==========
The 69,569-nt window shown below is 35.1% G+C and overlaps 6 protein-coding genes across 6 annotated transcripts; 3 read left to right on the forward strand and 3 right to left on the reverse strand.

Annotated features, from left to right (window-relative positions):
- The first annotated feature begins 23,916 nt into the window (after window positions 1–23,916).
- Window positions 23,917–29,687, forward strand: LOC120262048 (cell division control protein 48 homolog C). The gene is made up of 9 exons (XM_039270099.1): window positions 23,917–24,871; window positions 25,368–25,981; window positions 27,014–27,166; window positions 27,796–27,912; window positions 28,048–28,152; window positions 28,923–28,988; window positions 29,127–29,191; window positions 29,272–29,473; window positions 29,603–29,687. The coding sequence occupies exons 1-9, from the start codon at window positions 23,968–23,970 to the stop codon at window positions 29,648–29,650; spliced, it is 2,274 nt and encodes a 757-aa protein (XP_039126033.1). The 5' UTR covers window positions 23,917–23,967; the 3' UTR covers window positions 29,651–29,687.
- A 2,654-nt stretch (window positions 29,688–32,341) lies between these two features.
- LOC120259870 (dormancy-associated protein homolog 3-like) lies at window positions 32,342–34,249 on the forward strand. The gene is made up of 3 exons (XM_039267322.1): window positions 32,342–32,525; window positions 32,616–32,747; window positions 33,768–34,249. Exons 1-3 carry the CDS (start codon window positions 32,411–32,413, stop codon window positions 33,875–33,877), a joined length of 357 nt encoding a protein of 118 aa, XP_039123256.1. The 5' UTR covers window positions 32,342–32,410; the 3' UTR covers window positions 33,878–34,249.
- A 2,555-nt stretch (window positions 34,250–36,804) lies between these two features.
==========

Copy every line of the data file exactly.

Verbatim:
The 69,569-nt window shown below is 35.1% G+C and overlaps 6 protein-coding genes across 6 annotated transcripts; 3 read left to right on the forward strand and 3 right to left on the reverse strand.

Annotated features, from left to right (window-relative positions):
- The first annotated feature begins 23,916 nt into the window (after window positions 1–23,916).
- Window positions 23,917–29,687, forward strand: LOC120262048 (cell division control protein 48 homolog C). The gene is made up of 9 exons (XM_039270099.1): window positions 23,917–24,871; window positions 25,368–25,981; window positions 27,014–27,166; window positions 27,796–27,912; window positions 28,048–28,152; window positions 28,923–28,988; window positions 29,127–29,191; window positions 29,272–29,473; window positions 29,603–29,687. The coding sequence occupies exons 1-9, from the start codon at window positions 23,968–23,970 to the stop codon at window positions 29,648–29,650; spliced, it is 2,274 nt and encodes a 757-aa protein (XP_039126033.1). The 5' UTR covers window positions 23,917–23,967; the 3' UTR covers window positions 29,651–29,687.
- A 2,654-nt stretch (window positions 29,688–32,341) lies between these two features.
- LOC120259870 (dormancy-associated protein homolog 3-like) lies at window positions 32,342–34,249 on the forward strand. The gene is made up of 3 exons (XM_039267322.1): window positions 32,342–32,525; window positions 32,616–32,747; window positions 33,768–34,249. Exons 1-3 carry the CDS (start codon window positions 32,411–32,413, stop codon window positions 33,875–33,877), a joined length of 357 nt encoding a protein of 118 aa, XP_039123256.1. The 5' UTR covers window positions 32,342–32,410; the 3' UTR covers window positions 33,878–34,249.
- A 2,555-nt stretch (window positions 34,250–36,804) lies between these two features.